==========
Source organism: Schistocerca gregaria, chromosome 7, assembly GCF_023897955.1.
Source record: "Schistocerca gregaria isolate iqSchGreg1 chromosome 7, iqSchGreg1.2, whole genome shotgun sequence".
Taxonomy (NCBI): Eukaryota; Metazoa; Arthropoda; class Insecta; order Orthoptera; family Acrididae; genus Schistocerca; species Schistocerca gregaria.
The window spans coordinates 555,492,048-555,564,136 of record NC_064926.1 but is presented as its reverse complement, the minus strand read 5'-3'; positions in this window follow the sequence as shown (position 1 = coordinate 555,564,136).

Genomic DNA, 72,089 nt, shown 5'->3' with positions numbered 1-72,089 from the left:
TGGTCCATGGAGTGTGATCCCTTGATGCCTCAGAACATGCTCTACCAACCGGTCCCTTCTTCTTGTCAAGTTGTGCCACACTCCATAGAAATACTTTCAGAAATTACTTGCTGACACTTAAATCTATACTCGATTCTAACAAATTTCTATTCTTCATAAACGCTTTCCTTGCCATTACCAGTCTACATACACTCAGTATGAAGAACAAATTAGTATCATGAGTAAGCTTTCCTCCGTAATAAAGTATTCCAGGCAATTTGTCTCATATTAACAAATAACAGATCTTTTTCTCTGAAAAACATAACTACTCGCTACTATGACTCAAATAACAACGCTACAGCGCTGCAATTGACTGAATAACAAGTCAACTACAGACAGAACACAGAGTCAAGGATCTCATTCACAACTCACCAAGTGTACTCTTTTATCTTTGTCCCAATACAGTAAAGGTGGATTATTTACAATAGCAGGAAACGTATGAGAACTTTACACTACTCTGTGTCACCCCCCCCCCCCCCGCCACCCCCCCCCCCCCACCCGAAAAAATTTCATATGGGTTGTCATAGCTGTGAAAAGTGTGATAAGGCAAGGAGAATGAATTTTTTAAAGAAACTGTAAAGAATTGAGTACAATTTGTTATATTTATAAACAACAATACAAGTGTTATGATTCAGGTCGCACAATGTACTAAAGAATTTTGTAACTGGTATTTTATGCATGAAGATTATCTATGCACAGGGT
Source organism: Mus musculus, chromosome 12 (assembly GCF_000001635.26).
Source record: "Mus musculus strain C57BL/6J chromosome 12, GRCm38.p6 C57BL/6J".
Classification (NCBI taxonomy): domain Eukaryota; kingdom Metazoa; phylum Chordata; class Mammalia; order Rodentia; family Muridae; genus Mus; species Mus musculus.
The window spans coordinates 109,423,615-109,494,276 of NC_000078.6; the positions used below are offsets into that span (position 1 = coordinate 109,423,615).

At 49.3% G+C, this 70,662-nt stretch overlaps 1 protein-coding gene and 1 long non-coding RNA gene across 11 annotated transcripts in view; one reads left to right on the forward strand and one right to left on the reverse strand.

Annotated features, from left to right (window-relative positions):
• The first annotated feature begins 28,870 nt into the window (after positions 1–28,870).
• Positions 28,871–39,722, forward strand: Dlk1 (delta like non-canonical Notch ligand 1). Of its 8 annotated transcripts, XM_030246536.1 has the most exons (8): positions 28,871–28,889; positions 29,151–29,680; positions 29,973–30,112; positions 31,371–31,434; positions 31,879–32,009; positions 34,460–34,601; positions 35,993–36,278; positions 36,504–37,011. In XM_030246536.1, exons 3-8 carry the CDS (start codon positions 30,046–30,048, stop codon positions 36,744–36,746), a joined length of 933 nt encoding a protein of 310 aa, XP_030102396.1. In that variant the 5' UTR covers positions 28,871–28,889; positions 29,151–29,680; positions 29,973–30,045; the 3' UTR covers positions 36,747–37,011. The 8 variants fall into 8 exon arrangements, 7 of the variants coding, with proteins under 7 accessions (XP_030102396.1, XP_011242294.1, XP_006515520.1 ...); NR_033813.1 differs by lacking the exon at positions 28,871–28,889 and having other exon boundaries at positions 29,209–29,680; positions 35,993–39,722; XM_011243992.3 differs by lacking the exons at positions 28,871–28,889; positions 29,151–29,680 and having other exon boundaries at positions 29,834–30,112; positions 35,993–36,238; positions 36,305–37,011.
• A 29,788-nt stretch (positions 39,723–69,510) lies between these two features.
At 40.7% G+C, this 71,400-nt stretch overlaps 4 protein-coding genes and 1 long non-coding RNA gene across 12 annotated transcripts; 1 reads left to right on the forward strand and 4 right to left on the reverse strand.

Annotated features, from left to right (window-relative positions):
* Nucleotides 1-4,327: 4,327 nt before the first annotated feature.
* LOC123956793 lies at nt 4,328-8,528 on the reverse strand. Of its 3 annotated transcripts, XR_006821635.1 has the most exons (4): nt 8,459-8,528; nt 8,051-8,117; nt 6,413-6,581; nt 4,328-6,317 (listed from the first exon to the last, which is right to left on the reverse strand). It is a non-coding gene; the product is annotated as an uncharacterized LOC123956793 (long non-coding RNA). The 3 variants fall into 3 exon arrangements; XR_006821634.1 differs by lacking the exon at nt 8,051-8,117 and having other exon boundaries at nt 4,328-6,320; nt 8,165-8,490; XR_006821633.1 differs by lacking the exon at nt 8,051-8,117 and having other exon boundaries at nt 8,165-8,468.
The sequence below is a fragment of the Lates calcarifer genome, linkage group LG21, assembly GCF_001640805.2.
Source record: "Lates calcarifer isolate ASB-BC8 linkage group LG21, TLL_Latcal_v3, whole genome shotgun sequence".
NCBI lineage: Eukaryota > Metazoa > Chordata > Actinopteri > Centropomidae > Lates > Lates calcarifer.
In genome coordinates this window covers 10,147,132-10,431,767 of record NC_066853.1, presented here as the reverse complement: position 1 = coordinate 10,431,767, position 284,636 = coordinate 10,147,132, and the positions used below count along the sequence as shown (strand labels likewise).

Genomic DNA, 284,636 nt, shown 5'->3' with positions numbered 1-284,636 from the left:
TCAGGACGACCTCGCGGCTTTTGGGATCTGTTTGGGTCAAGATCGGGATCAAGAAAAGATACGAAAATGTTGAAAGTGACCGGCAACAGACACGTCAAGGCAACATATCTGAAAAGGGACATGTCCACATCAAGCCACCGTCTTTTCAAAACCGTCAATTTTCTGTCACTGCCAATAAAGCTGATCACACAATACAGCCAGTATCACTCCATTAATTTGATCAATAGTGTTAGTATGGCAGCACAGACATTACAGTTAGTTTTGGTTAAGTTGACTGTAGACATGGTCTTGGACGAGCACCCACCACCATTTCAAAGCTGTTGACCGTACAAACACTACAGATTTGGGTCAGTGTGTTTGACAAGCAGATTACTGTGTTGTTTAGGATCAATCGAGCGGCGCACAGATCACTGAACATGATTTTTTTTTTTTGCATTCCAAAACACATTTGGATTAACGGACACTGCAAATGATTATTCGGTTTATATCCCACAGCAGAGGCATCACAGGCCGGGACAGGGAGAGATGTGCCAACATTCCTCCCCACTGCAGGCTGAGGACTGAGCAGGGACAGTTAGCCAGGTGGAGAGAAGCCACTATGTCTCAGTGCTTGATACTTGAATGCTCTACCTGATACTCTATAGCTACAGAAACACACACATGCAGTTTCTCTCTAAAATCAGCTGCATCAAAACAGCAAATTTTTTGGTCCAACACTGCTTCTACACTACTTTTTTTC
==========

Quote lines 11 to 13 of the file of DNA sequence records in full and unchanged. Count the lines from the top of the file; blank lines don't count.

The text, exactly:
At 49.3% G+C, this 70,662-nt stretch overlaps 1 protein-coding gene and 1 long non-coding RNA gene across 11 annotated transcripts in view; one reads left to right on the forward strand and one right to left on the reverse strand.

Annotated features, from left to right (window-relative positions):
• The first annotated feature begins 28,870 nt into the window (after positions 1–28,870).